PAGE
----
Psychologists and philosophers differ in their approaches, even when they deal with the same phenomena. Broadly speaking, psychologists usually focus on behavioral differences and the underlying cognitive and emotional mechanisms, while philosophers tend to concentrate on conceptual and normative issues. When it comes to social cognition, the picture is sometimes a bit more complicated, partly due to an intensive cooperation between philosophers and psychologists. Still, psychologists typically investigate the relevant mechanisms with experimental methodologies, while philosophers try to find out, for example, whether social cognition creates a specific sort of knowledge—a second-person perspective that is systematically different from the third-person perspective of the world and our own first-person knowledge about ourselves.
The idea that an intersubjective epistemic perspective has to be added to the subjective first-person and the objective third-person perspective is by no means new. The basic idea can already be traced back to the beginning of the last century in the work of Heidegger (1927/1975
) and Mead (1925
). More recent versions that use the metaphor of a “second-person perspective” can be found in Varela and Shear (1999
); Bohman (2000
); Davidson (2004
); Habermas (2004
); and Reddy (2008
), for an overview see Lindemann (2006
The idea has gained momentum in recent years with the advance of social neuroscience. Research in this area has resulted in an increasing demand for a clarification as to what kind of knowledge understanding other minds is, how this knowledge is acquired, and whether or not it can be separated from other kinds of knowledge acquisition.
This requires a closer investigation of how the notion of the “second-person” is currently utilized in the literature. Varela and Shear (1999
) as well as Petitmengin (2006
) introduced the term for an interview method by which subjective first-person experiences are gathered as “data” with the help of another “second” person. This approach, especially its underlying idea of the physical presence of a second-person, may have influenced other fields like developmental psychology (Reddy, 2008
) and neuroscience (Schilbach, 2010
; Schilbach et al., 2010a
; Wilms et al., 2010
). Still, there is unclear usage of a number of similar terms. For example, the confusing use of similar terms such as “second-person account,” “second-person engagements,” “second-person experiences” (Schilbach et al., in press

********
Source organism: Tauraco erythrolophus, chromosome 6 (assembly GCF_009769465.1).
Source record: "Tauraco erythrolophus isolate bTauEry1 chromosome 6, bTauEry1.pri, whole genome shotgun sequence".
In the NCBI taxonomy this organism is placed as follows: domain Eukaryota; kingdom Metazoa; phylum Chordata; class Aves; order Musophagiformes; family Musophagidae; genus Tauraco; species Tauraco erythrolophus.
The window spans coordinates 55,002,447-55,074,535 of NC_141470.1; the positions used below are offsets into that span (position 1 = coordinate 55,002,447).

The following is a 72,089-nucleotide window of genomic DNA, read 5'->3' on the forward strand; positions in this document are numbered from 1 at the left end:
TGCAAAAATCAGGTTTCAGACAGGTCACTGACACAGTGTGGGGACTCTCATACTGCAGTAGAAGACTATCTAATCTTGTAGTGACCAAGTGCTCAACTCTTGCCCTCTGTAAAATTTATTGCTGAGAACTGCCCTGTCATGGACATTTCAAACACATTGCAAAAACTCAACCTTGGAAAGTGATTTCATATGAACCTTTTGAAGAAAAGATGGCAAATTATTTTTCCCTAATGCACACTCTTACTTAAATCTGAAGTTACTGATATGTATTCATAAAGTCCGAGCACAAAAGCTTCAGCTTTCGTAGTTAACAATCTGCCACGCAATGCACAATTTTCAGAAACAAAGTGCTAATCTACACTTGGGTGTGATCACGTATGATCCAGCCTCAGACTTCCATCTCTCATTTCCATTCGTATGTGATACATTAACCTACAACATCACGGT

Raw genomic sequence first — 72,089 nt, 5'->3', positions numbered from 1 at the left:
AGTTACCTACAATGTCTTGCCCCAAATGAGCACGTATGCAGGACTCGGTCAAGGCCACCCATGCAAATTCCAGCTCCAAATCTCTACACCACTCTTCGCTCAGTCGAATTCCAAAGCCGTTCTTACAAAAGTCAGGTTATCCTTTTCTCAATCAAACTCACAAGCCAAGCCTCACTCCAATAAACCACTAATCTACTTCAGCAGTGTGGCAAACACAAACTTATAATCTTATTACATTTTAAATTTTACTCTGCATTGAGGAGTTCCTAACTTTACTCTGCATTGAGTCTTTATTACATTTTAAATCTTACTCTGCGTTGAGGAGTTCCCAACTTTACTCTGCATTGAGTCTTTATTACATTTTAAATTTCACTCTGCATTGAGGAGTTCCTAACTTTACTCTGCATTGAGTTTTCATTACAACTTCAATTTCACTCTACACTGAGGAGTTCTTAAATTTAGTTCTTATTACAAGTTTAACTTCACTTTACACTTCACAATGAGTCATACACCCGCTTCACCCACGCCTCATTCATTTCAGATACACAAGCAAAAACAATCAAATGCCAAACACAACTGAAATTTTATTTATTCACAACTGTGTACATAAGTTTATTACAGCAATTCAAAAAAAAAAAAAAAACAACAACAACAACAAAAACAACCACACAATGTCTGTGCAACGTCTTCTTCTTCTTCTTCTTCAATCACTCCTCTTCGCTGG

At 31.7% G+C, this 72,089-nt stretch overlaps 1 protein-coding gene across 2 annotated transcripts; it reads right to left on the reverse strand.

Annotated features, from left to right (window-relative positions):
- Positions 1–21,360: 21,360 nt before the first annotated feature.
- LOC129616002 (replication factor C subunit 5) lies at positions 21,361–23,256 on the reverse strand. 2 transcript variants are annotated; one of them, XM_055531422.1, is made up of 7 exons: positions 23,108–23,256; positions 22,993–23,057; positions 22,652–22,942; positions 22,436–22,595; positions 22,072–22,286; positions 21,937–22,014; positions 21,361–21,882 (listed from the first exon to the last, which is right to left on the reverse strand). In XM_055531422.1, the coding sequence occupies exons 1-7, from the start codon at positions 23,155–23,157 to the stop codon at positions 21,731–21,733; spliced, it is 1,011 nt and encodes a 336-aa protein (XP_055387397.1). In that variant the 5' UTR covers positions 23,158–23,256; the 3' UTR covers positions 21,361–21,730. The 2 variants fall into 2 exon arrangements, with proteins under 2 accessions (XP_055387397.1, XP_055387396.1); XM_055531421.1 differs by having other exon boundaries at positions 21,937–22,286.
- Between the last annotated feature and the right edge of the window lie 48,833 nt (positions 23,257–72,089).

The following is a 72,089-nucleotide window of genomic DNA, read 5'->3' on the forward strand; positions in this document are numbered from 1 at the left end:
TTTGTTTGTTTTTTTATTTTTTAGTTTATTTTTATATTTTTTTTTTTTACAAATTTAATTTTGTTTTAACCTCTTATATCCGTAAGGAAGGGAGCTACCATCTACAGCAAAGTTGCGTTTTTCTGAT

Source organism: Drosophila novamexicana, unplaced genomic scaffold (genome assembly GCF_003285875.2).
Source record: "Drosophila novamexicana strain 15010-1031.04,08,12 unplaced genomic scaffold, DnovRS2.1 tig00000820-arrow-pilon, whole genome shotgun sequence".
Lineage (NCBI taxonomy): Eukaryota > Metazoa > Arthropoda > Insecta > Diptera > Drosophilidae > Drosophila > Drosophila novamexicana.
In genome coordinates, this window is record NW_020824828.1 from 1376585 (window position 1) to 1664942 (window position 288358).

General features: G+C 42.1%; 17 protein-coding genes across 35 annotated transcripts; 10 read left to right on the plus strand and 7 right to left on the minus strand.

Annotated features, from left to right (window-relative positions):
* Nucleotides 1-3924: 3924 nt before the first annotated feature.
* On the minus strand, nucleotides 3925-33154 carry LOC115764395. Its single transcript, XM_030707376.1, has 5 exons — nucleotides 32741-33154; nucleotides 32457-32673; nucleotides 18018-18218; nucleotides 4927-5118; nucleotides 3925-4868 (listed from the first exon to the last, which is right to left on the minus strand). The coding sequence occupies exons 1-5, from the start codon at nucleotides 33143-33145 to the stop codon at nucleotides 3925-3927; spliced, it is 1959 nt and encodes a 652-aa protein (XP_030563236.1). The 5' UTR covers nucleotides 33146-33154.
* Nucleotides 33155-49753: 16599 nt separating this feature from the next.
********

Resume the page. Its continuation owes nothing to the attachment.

), and “second-person perspective” demonstrate a lack of a common language. Here we will focus on the concept of second-person perspective, as it seems to be essential in social cognition.
One crucial question in defining second-person perspective is whether social interaction with a verbatim second-person plays a decisive role. This seems, for example, to be Schilbach's (2010
) view. He postulates, “social cognition is fundamentally different when an individual is actively and directly interacting with others. In such cases, an individual adopts a “second-person perspective” in which interaction with the other can be thought of as essential or even constitutive for social cognition, rather than merely observing others and relying on a “first- (or third-) person grasp” of their mental states
.” (p. 1).
Wilms et al. (2010
) use the term “online interaction” instead of “online social cognition.” Assumingly, what they wish to express is social cognition which is in place during real-life interaction. Moreover, they use this as a synonym for second-person perspective taking: “‘Online’ interaction crucially involves […] establishing reciprocal relations where actions feed directly into the communication loop […]. This has been referred to as adopting a “second-person-perspective” […] which can be taken to suggest that awareness of mental states results from being psychologically engaged with someone and being an active participant of reciprocal interaction thereby establishing a subject-subject (“Me-You”) rather than a subject-object (“Me-She/He”) relationship.”
Others (De Jaegher et al., 2010
) define social cognition without any reference to the second-person perspective. Although stressing the relevance of a comparatively strong version of interaction for the development of social cognition, De Jaegher et al. (2010
) concede that social cognition may occur in the absence of interaction, e.g., in remote observation of social scenes.
With these observations in mind, we can start to characterize social cognition as the acquisition of knowledge2
about other persons' mental states, i.e., their beliefs, desires, and intentions and also insight about the meaning of their utterings. It would follow that social cognition includes at least two essential features that should be accounted for with any definition. First, social cognition is a means of knowledge acquisition
. We suggest that this aspect can be specified by referring to the distinction between the second-person perspective, on the one hand, and the first- and third-person perspective on the other. Second, social cognition occurs in social contexts
. One way to specify this aspect is to ask whether or not the subjects involved interact, i.e., whether they are engaged in online or offline social cognition. Taking interaction as a reciprocal pattern of action and reaction3
between at least two agents affecting each other, we assume that knowledge about other persons can be acquired without interacting with them, for example, when one reads a letter or watches a movie describing another person's mental states. Consequently, we argue that second-person perspective taking can happen without direct interaction and that this perspective is, therefore, not synonymous with being engaged in interaction or online social cognition. Rather, treating interaction and perspective taking as two different aspects of social cognition results in a much more differentiated and suitable view.
Perspectives, in a nutshell, are ways of acquiring knowledge (for more details see Pauen, 2012